Jewish learning Hebrew College Teen Beit Midrash To Tackle Data Privacy Issues at Moot Beit Din

By Wendy Linden
moot-beit-din souccebook cover

What can centuries-old Jewish texts teach us about protecting our modern data?

For the first time, Hebrew College’s Teen Beit Midrash (TBM) is fielding a team for the 2024 Maimonides Moot Court High School Competition. The three-person TBM team joins teams from across North America and Israel preparing for this year’s case: Privacy in the Digital Age.

“We’re excited that this moot beit din gives us an opportunity to expand our TBM programming by offering a deep dive into Jewish texts and how they can be relevant to our lives today,” says Rabba Claudia Marbach, TBM director and teacher. “This case explores how traditional Jewish legal approaches to privacy can be applied to modern day social media platforms, especially around questions of data privacy. What better topic for these digital natives?”

A beit din is a Jewish court of law which makes rulings in accordance with halakhah by applying precedent to the particular circumstances of a case. Each year in the Maimonides Moot Court, high school teams spend months developing arguments in response to an ethical case using a curated sourcebook of Jewish texts that span the full breadth of Jewish tradition — ancient and medieval texts, juxtaposed with modern perspectives from our present moment.

3 teensTBM’s team (right) includes two tenth graders and one ninth grader. “Our team has been hard at work preparing their arguments for the April competition in Rye, NY,” said Talia Young, Hebrew College rabbinical student and the team’s coach. “Each student prepares one or two of the provided texts each week and we meet to learn them in depth. They then prepare their arguments for the competition.”

Teams present and defend their arguments before a panel of judges who look for a well-constructed legal argument that brings the sources into conversation with each other. The experience fosters rigorous ethical debate rooted in Jewish legal wisdom and provides an international stage for students to engage with significant moral challenges.

Past cases have addressed issues such as tainted money, #MeToo, shaming on social media, criminal justice, medical ethics, and artificial intelligence. This year, teens are considering ethics around social media and privacy:

Social media networks argue that users are voluntarily using their platforms and consent to their privacy policies. But privacy advocates are especially concerned with the personal data that these companies collect from their users. That’s because apps such as Facebook, Instagram, and TikTok tend to collect a tremendous amount of data from their billions of users, while maintaining an unreliable track record of keeping this information safe. And at a time when social media has become intertwined with so many aspects of our lives, staying away is not always a realistic option.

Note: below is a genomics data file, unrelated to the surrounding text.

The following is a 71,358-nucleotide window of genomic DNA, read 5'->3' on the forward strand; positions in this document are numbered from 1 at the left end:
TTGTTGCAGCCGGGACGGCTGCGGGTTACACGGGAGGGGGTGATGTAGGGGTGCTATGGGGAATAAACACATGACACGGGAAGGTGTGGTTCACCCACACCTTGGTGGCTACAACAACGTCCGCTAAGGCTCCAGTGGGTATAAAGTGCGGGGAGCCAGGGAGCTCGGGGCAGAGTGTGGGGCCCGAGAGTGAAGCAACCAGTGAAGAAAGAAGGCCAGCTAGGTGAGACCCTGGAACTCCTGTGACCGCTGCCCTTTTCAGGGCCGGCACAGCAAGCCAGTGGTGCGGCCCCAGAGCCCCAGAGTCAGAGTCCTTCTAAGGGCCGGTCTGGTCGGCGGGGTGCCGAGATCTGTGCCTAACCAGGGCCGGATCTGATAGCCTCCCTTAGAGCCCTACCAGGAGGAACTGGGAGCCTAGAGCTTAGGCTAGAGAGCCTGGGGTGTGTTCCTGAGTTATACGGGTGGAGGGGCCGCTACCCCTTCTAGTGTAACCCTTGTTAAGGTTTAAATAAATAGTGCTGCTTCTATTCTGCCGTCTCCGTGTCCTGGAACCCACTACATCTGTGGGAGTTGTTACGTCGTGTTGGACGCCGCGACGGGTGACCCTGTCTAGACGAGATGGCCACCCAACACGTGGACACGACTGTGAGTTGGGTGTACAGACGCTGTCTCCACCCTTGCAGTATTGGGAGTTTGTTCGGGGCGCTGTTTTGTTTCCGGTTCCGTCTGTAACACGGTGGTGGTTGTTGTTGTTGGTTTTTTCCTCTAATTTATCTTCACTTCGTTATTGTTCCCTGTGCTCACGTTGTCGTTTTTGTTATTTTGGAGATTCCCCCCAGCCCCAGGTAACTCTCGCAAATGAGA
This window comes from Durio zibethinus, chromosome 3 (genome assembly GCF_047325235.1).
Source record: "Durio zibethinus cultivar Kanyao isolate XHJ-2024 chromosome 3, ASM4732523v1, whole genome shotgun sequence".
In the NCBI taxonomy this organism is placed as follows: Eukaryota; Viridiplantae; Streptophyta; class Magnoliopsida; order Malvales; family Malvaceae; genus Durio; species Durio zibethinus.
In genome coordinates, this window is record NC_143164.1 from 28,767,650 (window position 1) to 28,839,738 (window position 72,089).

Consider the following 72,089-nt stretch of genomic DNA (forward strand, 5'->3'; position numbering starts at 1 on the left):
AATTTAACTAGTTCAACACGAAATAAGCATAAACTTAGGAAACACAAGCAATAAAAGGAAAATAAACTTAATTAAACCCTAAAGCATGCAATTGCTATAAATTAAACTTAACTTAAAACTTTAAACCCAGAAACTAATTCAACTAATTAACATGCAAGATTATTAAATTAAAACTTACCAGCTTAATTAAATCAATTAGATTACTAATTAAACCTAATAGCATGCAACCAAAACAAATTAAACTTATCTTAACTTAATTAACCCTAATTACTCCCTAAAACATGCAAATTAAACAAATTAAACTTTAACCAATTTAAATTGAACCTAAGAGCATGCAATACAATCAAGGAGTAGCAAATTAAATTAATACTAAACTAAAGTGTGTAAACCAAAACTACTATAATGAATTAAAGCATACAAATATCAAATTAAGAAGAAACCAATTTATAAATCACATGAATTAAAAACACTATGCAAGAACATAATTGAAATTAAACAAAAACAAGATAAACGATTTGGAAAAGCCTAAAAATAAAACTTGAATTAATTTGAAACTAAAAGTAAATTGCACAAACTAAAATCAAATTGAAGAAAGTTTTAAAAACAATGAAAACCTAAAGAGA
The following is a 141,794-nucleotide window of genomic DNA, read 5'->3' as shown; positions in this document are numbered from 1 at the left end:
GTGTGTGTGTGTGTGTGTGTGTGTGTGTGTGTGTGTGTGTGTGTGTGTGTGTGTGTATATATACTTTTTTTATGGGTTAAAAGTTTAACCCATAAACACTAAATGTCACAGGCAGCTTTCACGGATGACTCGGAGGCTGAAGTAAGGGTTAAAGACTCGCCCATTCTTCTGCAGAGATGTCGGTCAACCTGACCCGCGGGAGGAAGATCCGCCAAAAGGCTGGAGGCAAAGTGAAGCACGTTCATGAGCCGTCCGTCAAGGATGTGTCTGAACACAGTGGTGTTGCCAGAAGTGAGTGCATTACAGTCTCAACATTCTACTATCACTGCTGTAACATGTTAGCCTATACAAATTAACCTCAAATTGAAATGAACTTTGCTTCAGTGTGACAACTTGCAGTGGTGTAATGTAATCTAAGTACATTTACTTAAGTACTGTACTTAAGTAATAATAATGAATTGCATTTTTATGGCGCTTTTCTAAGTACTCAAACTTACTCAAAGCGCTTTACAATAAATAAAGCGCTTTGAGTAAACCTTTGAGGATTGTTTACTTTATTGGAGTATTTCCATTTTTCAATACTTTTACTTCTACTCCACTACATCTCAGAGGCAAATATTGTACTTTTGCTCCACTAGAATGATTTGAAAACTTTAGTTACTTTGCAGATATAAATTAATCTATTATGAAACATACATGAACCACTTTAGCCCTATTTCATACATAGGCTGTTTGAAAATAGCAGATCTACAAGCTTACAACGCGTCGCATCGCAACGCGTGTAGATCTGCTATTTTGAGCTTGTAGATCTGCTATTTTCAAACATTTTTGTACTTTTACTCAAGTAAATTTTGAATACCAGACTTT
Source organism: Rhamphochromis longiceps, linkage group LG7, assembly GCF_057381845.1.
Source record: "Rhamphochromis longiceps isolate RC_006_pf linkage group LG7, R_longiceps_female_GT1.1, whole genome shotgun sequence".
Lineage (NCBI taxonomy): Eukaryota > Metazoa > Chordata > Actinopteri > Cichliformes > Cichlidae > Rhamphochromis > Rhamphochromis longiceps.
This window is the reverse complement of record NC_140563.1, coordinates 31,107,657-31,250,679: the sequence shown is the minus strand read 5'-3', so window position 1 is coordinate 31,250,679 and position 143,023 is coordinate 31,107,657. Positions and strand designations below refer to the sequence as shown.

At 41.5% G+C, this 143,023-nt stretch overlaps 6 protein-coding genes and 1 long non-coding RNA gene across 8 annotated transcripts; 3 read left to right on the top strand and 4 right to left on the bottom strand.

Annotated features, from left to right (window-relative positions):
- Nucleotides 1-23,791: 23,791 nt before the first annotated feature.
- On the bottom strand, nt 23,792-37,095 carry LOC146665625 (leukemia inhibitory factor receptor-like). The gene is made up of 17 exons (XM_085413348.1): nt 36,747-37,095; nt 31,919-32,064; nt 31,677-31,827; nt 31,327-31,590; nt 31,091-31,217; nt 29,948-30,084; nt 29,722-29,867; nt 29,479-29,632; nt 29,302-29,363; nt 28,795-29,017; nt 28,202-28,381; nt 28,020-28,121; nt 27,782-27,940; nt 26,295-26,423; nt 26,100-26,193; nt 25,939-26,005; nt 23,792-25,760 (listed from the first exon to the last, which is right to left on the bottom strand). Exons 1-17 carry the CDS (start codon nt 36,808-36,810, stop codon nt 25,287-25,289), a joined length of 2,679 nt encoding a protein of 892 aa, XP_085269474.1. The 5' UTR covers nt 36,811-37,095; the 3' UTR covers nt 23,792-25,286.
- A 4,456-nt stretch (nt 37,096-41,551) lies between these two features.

This year’s case challenges you to address this concern and explore whether there should be limits in place regarding the types of data that social media platforms can collect, and for what purposes. You’ll be introduced to a variety of Jewish legal and ethical principles that have engaged questions surrounding privacy rights for thousands of years. We invite you to engage in the challenge of applying these ideas to the complex realities of the 21st century.1 

The teens are asked to respond to this specific scenario:

The Glendale Beit Din is one of the groups that has been invited by iSocial to share feedback about its privacy policy. They have been asked to offer guidance about a halakhic approach to this situation. In particular, the beit din has been asked by iSocial whether it is halakhically permitted to:

  1. Collect data from posts on users’ profiles, and if it is dependent on whether the profile is listed as “public” or “private.”
  2. Collect data from the direct messages sent between users.
  3. Collect data about the precise location of its users.
  4. Share or sell user data that is collected to third party companies. 2

“I’m enjoying that this case can be examined through the lens of halakhah,” said TBM team member Sam Goykhman. “I think it’s really cool to connect text I’m familiar with to the real-world and issues that are relevant to us,” added his teammate, Adam Michael.

The Moot Beit Din, which is sponsored by the Hadar Institute and supported by Maimonides Fund, is preceded by a shabbaton. Because the weekend-long event attracts an international cohort, it’s a great opportunity for TBM team members to build community with like-minded Jewish teens.

“I hope the students will come away with a deeper understanding of the texts and how they can be used to inform how we think about issues that they care about,” said Marbach. “ And I look forward to the students connecting with Jewish teens from around the world.”

Special thanks to Harvey & Marsha Chasen, Edward and Barbara Scolnick, and Myra & Robert Snyder for being generous supporters and champions for Hebrew College teen programs.

1 2024 Cardozo Division Sourcebook
2 Ibid.


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